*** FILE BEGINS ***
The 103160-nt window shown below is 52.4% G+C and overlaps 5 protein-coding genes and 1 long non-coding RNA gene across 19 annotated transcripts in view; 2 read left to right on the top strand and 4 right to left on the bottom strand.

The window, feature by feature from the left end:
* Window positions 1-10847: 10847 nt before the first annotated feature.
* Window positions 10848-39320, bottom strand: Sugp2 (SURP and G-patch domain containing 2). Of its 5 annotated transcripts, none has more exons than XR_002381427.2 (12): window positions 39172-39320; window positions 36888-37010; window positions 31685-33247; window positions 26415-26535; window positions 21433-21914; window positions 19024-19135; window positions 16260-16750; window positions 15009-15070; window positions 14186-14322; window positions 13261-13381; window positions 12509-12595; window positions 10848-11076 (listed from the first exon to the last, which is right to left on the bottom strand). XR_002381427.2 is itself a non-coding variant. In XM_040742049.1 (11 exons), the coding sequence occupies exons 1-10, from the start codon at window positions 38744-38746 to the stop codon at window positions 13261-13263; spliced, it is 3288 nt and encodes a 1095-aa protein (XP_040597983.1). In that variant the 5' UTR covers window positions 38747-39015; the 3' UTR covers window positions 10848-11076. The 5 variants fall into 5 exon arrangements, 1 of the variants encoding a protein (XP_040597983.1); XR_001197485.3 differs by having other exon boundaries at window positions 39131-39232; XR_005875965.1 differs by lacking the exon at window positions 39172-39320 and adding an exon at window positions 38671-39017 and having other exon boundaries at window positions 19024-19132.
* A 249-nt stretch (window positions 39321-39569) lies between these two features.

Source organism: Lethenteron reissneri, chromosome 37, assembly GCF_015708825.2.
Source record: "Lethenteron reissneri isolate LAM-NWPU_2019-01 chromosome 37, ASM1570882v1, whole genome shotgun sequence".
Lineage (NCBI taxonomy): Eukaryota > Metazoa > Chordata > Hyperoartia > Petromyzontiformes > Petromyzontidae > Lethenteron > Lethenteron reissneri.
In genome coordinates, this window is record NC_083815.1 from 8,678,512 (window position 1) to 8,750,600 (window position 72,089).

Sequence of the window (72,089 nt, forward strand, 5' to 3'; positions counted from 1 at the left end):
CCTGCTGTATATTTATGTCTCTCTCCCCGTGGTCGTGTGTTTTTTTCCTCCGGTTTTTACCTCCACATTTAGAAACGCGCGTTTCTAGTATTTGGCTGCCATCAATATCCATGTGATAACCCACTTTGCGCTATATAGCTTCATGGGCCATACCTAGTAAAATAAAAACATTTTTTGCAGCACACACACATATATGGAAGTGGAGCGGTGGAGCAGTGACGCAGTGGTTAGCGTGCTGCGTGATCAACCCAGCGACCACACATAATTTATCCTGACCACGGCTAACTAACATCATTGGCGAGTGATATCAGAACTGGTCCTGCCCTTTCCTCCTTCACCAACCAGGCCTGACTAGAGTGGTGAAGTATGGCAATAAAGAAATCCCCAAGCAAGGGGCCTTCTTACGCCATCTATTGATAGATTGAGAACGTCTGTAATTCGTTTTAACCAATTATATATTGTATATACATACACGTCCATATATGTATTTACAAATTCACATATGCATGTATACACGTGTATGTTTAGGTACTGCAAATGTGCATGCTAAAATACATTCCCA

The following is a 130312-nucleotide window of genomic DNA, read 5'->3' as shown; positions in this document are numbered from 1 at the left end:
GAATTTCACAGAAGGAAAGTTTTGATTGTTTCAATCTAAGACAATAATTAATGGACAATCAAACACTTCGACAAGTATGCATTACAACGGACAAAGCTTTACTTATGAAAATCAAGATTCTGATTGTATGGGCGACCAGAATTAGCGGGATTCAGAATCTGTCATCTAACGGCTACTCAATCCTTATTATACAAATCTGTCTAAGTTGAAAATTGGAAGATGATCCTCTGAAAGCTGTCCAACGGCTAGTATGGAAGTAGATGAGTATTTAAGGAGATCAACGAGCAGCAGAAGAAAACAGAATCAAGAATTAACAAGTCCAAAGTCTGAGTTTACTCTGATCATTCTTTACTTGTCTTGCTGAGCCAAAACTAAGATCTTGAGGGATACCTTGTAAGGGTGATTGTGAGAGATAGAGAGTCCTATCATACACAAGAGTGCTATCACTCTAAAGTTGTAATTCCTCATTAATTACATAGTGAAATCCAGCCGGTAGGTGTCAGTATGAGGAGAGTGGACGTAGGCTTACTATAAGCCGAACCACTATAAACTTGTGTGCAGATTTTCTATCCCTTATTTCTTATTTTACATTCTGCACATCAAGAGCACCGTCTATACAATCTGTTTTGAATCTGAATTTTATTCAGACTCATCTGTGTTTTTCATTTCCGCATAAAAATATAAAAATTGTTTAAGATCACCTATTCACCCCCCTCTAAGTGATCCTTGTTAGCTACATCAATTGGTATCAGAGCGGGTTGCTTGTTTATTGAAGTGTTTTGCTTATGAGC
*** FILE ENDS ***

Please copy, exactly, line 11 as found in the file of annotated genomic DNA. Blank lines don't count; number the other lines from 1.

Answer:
CCTGCTGTATATTTATGTCTCTCTCCCCGTGGTCGTGTGTTTTTTTCCTCCGGTTTTTACCTCCACATTTAGAAACGCGCGTTTCTAGTATTTGGCTGCCATCAATATCCATGTGATAACCCACTTTGCGCTATATAGCTTCATGGGCCATACCTAGTAAAATAAAAACATTTTTTGCAGCACACACACATATATGGAAGTGGAGCGGTGGAGCAGTGACGCAGTGGTTAGCGTGCTGCGTGATCAACCCAGCGACCACACATAATTTATCCTGACCACGGCTAACTAACATCATTGGCGAGTGATATCAGAACTGGTCCTGCCCTTTCCTCCTTCACCAACCAGGCCTGACTAGAGTGGTGAAGTATGGCAATAAAGAAATCCCCAAGCAAGGGGCCTTCTTACGCCATCTATTGATAGATTGAGAACGTCTGTAATTCGTTTTAACCAATTATATATTGTATATACATACACGTCCATATATGTATTTACAAATTCACATATGCATGTATACACGTGTATGTTTAGGTACTGCAAATGTGCATGCTAAAATACATTCCCA